The fight against blindness has been raging for centuries, with many developments coming and going, but a new one appears to offer hope to people who are losing their vision.
For the first time, experts have been able to decipher the retina's neural code for brain communication to create a novel, more effective prosthetic retinal device for blindness.
The breakthrough has been made by two researchers at Weill Cornell Medical College, who have deciphered a mouse's retina's neural code and coupled this information to a novel prosthetic device to restore sight to blind mice.
The researchers claim that they have also cracked the code for a monkey retina - which is essentially identical to that of a human - and are hoping to quickly design and test a device that blind humans can use.
Published in the Proceedings of the National Academy of Sciences, the study signals a remarkable advancement in the longstanding efforts to restore vision, following current prosthetics that provide blind users with spots and edges of light to help them navigate.
The new device takes things a step further by providing the code to restore normal vision, which is so accurate that it can allow facial features to be discerned and allow animals to track moving images.
According to lead researcher, Dr Sheila Nirenberg, a computational neuroscientist at Weill Cornell, he envisions a day when the blind can choose to wear a visor, similar to the one used on the television show Star Trek.
The visor's camera would take in light and use a computer chip to turn it into a code that the brain can translate into an image, the expert reasoned.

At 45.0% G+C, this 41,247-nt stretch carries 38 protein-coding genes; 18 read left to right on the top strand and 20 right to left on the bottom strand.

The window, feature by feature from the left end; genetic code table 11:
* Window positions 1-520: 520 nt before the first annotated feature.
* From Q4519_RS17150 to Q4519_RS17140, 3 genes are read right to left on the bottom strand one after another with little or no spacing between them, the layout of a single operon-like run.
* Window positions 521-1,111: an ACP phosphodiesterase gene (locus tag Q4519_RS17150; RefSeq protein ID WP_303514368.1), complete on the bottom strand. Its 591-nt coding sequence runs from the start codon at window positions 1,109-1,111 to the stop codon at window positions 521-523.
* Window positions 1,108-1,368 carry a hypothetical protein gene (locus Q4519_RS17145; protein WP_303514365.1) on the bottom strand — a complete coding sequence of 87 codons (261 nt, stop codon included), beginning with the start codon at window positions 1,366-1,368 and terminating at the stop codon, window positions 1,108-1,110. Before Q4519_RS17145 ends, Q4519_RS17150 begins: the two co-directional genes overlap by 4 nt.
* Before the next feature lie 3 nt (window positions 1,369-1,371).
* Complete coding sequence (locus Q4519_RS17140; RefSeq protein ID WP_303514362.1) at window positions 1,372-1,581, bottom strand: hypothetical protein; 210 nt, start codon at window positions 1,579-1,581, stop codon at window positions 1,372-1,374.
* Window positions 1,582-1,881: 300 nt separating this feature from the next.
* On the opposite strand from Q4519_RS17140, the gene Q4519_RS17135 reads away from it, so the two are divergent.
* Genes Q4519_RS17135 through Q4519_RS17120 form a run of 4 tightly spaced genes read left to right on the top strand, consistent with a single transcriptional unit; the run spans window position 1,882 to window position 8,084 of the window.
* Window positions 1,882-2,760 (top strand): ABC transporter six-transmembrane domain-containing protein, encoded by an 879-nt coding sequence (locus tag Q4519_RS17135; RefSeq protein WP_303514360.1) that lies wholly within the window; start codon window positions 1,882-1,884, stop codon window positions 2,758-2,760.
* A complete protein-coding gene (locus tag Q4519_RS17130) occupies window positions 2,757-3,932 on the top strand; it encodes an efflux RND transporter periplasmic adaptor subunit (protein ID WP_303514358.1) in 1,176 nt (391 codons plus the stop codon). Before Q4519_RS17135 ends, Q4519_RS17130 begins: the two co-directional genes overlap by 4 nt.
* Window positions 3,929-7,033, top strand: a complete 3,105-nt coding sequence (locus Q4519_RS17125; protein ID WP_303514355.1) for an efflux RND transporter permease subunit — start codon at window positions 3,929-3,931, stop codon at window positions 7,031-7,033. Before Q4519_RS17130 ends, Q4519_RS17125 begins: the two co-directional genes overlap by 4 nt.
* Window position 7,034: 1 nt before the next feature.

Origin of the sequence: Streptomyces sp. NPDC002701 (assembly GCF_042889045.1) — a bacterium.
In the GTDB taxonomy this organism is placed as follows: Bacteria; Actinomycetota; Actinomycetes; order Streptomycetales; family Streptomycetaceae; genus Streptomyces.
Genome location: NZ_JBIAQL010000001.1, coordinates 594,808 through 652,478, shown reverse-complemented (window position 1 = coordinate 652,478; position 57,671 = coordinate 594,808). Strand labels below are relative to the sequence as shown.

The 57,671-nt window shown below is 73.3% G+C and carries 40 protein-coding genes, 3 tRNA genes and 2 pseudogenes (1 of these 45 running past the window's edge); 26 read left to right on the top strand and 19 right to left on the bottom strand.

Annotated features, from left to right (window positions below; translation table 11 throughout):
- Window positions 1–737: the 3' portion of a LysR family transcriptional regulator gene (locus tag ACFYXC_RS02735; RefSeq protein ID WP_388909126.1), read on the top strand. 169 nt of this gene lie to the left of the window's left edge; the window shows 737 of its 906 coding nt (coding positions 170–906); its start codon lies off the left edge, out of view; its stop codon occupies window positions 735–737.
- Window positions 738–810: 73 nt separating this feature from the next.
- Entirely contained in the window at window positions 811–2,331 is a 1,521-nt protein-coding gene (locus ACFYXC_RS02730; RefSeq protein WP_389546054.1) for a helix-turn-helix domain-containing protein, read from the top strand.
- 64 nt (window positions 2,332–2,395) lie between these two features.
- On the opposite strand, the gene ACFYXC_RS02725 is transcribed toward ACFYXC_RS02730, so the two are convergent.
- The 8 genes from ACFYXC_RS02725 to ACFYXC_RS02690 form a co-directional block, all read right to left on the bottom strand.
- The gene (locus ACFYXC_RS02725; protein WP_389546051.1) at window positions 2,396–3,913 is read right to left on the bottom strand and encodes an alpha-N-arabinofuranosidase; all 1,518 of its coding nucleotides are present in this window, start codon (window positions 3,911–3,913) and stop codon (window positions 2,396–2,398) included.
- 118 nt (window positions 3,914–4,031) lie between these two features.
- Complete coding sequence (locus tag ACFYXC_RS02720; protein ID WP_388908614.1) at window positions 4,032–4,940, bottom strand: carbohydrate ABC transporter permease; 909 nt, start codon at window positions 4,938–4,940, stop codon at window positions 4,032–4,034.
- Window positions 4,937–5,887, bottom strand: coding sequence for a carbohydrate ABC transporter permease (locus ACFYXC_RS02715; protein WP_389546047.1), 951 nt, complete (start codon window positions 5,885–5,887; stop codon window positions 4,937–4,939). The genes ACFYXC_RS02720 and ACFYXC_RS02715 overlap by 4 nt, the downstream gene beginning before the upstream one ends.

"It's an exciting time. We can make blind mouse retinas see, and we're moving as fast as we can to do the same in humans," she noted.
Dr Nirenberg, a professor in the Department of Physiology and Biophysics and in the Institute for Computational Biomedicine at Weill Cornell, carried out the research along with co-author Dr Chethan Pandarinath, who is currently a postdoctoral researcher at Stanford University.
They say the new approach provides hope for the 25 million people worldwide who suffer from blindness due to diseases of the retina and, because drug therapies help only a small fraction of this population, prosthetic devices may be the best option to guarantee future sight.
As Dr Nirenberg explained: "This is the first prosthetic that has the potential to provide normal or near-normal vision because it incorporates the code."
The research was based on the reasoning that any pattern of light falling on to the retina had to be converted into a general code that turns light patterns into patterns of electrical pulses.
"People have been trying to find the code that does this for simple stimuli, but we knew it had to be generalisable, so that it could work for anything — faces, landscapes, anything that a person sees," she noted.
While working on the code for a different reason, Dr Nirenberg realised that what she was doing could be directly applied to a prosthetic and quickly implemented the mathematical equations on a chip and combined it with a mini-projector.
The chip converts images that come into the eye into streams of electrical impulses, with the mini-projector then converting the electrical impulses into light impulses.
These light pulses then drive the light-sensitive proteins, which have been put in the ganglion cells, to send the code on up to the brain.
Dr Nirenberg explained that the encoder is able to mimic retinal transformations for a broad range of stimuli, including natural scenes, and thus produce normal patterns of electrical pulses, while a stimulator, or light sensitive protein, is able to send those pulses on up to the brain.
"What these findings show is that the critical ingredients for building a highly-effective retinal prosthetic - the retina's code and a high resolution stimulating method - are now, to a large extent, in place" the expert said.
"This has all been thrilling. I can't wait to get started on bringing this approach to patients," she concluded.